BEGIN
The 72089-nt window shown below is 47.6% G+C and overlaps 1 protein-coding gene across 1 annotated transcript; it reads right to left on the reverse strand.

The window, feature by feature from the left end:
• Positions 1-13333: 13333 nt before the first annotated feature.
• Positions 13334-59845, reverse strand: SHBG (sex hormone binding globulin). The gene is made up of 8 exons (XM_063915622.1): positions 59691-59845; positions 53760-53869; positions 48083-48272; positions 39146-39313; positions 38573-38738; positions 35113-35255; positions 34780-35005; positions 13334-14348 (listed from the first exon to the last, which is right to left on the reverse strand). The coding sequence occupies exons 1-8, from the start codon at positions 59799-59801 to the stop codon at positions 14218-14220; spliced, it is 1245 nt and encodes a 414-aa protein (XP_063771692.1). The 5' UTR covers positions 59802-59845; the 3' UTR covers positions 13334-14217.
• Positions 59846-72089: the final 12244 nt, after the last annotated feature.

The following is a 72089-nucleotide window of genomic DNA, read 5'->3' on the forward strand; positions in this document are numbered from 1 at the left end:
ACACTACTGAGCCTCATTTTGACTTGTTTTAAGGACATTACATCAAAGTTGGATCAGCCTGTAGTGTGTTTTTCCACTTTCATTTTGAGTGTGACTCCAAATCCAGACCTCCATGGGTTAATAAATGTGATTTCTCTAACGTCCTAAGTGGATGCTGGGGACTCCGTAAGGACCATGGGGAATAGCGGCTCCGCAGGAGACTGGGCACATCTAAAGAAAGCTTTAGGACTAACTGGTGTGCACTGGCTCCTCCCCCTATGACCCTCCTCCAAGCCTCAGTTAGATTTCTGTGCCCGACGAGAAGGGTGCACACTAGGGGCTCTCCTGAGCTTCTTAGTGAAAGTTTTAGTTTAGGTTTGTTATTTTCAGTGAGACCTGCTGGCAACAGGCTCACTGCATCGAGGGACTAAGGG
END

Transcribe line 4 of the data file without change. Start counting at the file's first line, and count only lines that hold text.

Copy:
• Positions 13334-59845, reverse strand: SHBG (sex hormone binding globulin). The gene is made up of 8 exons (XM_063915622.1): positions 59691-59845; positions 53760-53869; positions 48083-48272; positions 39146-39313; positions 38573-38738; positions 35113-35255; positions 34780-35005; positions 13334-14348 (listed from the first exon to the last, which is right to left on the reverse strand). The coding sequence occupies exons 1-8, from the start codon at positions 59799-59801 to the stop codon at positions 14218-14220; spliced, it is 1245 nt and encodes a 414-aa protein (XP_063771692.1). The 5' UTR covers positions 59802-59845; the 3' UTR covers positions 13334-14217.